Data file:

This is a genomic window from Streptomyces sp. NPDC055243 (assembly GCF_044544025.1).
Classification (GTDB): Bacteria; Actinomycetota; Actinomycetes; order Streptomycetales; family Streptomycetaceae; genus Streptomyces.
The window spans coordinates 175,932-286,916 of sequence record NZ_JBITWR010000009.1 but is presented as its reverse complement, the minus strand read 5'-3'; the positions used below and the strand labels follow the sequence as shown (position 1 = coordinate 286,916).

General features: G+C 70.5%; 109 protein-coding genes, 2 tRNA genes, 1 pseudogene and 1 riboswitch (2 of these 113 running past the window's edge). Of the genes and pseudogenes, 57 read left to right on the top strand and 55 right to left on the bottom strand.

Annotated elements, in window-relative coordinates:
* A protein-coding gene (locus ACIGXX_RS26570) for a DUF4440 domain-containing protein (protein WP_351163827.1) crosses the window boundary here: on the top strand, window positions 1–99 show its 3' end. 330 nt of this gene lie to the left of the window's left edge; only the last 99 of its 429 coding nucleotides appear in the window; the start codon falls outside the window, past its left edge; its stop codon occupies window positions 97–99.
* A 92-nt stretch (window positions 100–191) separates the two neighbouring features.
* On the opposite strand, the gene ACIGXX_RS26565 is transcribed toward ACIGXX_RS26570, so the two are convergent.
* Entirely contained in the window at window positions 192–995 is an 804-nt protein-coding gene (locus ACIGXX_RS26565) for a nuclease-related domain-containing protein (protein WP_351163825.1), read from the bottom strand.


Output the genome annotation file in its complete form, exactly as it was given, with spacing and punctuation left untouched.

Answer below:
This is a genomic window from Streptomyces sp. NPDC055243 (assembly GCF_044544025.1).
Classification (GTDB): Bacteria; Actinomycetota; Actinomycetes; order Streptomycetales; family Streptomycetaceae; genus Streptomyces.
The window spans coordinates 175,932-286,916 of sequence record NZ_JBITWR010000009.1 but is presented as its reverse complement, the minus strand read 5'-3'; the positions used below and the strand labels follow the sequence as shown (position 1 = coordinate 286,916).

General features: G+C 70.5%; 109 protein-coding genes, 2 tRNA genes, 1 pseudogene and 1 riboswitch (2 of these 113 running past the window's edge). Of the genes and pseudogenes, 57 read left to right on the top strand and 55 right to left on the bottom strand.

Annotated elements, in window-relative coordinates:
* A protein-coding gene (locus ACIGXX_RS26570) for a DUF4440 domain-containing protein (protein WP_351163827.1) crosses the window boundary here: on the top strand, window positions 1–99 show its 3' end. 330 nt of this gene lie to the left of the window's left edge; only the last 99 of its 429 coding nucleotides appear in the window; the start codon falls outside the window, past its left edge; its stop codon occupies window positions 97–99.
* A 92-nt stretch (window positions 100–191) separates the two neighbouring features.
* On the opposite strand, the gene ACIGXX_RS26565 is transcribed toward ACIGXX_RS26570, so the two are convergent.
* Entirely contained in the window at window positions 192–995 is an 804-nt protein-coding gene (locus ACIGXX_RS26565) for a nuclease-related domain-containing protein (protein WP_351163825.1), read from the bottom strand.